Since I became a mom, Mother’s Day has often felt like a holiday that mocked me a bit.
One year, my dishwasher broke and flooded our second-floor condo’s kitchen and the kitchen of our downstairs neighbor.
Another year, I spent most of the weekend recovering from food poisoning.
Last year on Mother’s Day, I was frantically trying to get into a groove with our (then brand new) foster son and pretty obviously failing at it.
And this year, I am grappling with all the feelings that come along with going back to the life of a mother of one, instead of the mother of two.
The concept of Mother’s Day is a valiant one. A day to acknowledge all the mothers in one’s life who work so hard to do the best they can. Mothers clean up the spilled juice and pick the fruit pieces out of the yogurt and carry the screaming child (football-hold style) out of the grocery store. We play endless rounds of “I spy,” we read the book just one more time, and we let them help fold the towels even though it takes five times longer and we know we’re going to have to refold them anyway.
The truth is that our best efforts most often resemble something more like sheer survival. Half the time, the kids are mad at us by the end of the day anyway. We didn’t let them have a second lollipop or we insisted they wear a coat in the middle of winter or we opened the car door even though YOU KNEW THEY WANTED TO DO THAT.
As much as a mom might like to fantasize that Mother’s Day will be some magical day where everything goes right and she can sleep in until noon and then go out for that long anticipated pedicure, the reality is that a kid will get sick in the middle of the night. Or the washing machine will stop working mid-load and of course it will be a load of huge, sopping wet bath towels.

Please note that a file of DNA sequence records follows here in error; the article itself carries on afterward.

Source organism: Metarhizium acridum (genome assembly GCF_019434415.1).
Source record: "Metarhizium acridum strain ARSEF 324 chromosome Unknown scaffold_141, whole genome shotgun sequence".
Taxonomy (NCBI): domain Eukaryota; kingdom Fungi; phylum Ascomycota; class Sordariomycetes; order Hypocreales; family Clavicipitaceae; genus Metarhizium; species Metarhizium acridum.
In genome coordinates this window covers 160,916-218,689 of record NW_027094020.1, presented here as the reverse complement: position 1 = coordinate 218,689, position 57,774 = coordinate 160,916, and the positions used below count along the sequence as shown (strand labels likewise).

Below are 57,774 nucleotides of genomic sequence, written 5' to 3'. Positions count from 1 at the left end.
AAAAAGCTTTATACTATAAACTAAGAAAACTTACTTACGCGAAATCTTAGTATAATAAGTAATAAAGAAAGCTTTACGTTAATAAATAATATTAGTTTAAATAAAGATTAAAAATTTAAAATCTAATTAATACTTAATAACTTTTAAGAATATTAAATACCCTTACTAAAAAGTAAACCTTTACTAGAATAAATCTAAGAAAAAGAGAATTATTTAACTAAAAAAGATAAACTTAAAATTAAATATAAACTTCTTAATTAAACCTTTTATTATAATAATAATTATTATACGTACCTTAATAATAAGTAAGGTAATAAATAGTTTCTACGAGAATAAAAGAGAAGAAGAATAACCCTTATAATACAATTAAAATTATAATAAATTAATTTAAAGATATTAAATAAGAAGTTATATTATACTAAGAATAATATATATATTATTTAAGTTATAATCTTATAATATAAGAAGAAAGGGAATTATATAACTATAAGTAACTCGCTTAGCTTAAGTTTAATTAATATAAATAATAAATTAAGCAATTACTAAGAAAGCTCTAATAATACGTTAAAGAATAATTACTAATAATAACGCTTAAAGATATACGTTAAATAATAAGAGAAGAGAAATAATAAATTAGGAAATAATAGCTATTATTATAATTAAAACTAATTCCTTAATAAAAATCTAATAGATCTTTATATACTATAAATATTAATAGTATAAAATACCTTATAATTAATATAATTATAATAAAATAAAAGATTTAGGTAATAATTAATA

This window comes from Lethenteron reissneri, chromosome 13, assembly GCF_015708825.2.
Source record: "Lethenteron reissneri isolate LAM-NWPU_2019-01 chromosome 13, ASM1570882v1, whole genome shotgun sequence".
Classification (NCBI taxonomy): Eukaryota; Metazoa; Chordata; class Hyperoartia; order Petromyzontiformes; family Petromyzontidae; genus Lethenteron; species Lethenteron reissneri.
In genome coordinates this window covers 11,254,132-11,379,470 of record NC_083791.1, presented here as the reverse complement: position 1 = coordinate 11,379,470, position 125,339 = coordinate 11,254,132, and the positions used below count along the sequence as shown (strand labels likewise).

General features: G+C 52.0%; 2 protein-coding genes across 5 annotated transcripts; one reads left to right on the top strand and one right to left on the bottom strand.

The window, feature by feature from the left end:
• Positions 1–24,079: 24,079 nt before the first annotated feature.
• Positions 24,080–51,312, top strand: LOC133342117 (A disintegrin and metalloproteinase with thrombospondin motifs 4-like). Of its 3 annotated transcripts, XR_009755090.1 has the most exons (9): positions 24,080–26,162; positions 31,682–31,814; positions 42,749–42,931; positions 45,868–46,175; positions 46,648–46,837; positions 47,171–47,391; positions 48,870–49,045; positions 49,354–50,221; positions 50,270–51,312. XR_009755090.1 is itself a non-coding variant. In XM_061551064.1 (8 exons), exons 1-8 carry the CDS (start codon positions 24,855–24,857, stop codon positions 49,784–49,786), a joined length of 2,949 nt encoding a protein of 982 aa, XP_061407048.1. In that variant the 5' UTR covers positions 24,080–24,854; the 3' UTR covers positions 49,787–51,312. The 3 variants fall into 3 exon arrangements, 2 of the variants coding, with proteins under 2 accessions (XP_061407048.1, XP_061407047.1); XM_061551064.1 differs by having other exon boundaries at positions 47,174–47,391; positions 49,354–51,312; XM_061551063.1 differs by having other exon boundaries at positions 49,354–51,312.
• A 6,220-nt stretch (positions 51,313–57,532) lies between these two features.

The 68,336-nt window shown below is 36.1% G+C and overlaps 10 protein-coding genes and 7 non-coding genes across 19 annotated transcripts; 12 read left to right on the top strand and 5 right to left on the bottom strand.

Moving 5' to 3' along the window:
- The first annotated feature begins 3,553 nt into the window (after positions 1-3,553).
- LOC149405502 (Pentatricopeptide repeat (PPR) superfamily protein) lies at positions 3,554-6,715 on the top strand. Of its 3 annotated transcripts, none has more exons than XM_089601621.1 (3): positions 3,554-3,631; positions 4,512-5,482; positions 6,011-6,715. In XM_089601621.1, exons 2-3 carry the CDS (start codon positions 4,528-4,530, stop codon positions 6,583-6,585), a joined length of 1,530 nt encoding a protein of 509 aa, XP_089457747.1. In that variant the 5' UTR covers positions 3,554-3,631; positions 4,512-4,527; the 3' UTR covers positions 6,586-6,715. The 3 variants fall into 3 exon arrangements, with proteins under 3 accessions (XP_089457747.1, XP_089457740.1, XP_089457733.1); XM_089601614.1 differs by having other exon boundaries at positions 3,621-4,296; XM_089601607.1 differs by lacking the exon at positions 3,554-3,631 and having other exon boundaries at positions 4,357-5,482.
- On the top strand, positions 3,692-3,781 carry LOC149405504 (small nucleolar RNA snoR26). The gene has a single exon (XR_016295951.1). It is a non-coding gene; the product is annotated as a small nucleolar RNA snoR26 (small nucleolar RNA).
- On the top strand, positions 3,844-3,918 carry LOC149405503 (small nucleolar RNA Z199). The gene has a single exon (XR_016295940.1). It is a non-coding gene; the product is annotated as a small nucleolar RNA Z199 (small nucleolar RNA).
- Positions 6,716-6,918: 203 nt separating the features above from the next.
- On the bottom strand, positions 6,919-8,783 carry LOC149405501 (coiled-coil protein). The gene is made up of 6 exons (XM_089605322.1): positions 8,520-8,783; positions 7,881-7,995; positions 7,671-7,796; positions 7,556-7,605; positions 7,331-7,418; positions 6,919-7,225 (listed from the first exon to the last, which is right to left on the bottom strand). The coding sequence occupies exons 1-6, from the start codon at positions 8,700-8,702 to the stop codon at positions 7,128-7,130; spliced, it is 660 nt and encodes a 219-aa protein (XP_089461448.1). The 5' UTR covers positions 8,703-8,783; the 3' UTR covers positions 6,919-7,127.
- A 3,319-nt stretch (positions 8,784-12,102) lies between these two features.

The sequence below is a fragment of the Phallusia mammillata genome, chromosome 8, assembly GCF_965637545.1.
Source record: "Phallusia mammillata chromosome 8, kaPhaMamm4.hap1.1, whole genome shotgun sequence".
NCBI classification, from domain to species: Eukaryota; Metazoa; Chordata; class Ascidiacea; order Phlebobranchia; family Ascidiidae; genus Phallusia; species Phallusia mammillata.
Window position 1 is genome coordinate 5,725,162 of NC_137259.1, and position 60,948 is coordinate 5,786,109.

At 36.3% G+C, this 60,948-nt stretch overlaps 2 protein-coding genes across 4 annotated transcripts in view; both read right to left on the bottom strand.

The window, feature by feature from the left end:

When you’re in the parenting trenches, you’re in them every day whether it’s Mother’s Day or Christmas or your birthday or some random Tuesday.
Yes, Mother’s Day can — and should — be a day to think of all the amazing and often under-appreciated women in your life who are likely to simply shrug when the day looks every bit less than perfect. Because, look, they didn’t expect miracles to happen. They know what this job entails and (usually) they’re happy to do it.
But there are others to think about, too.
The women who are grieving the loss of their own moms.
The women who want nothing more than to be moms but haven’t yet had the opportunity.
The moms who lost their babies to miscarriage or still birth or illness or some kind of horrifically unfair accident.
There are birth moms who won’t see their children because they are living with foster or adoptive parents instead.
There are foster and adoptive moms who are told they aren’t the real moms.
The day will be painful for some mothers, joyful for others, and for the vast majority in between, it’ll feel like any other day.
But that’s ok. None of us got into this role for praise, accolades, flowers and pedicures. We are mothers because we love our children. Whether they are in our arms or not.
Moms, listen. If you’re sad today because you’re missing someone, it’s ok. If you feel like you have to Just. Get. Through. This. Day, then just get through it. One foot in front of the other. If you feel crappy or lonely or frustrated, call or text another mom. Chances are good that, on some level, she gets it.
But, if you somehow manage to have a perfect Mother’s Day … if the stars align and everyone in your home is healthy and all the appliances work as expected and there is time not just for a pedicure but also a manicure (!!!), then grab that chance, honey. Cling to it and savor it. Most importantly, do NOT feel guilty for it. If you get one of those picture-perfect days of pampering, take it, damn it. You deserve it.
(P.S. Happy Mother’s Day to my own mom. I don’t know what I would do without you and our frequent half-ranting, half-giggling phone chats. If anyone can have the perfect Mother’s Day, I hope it’s you.)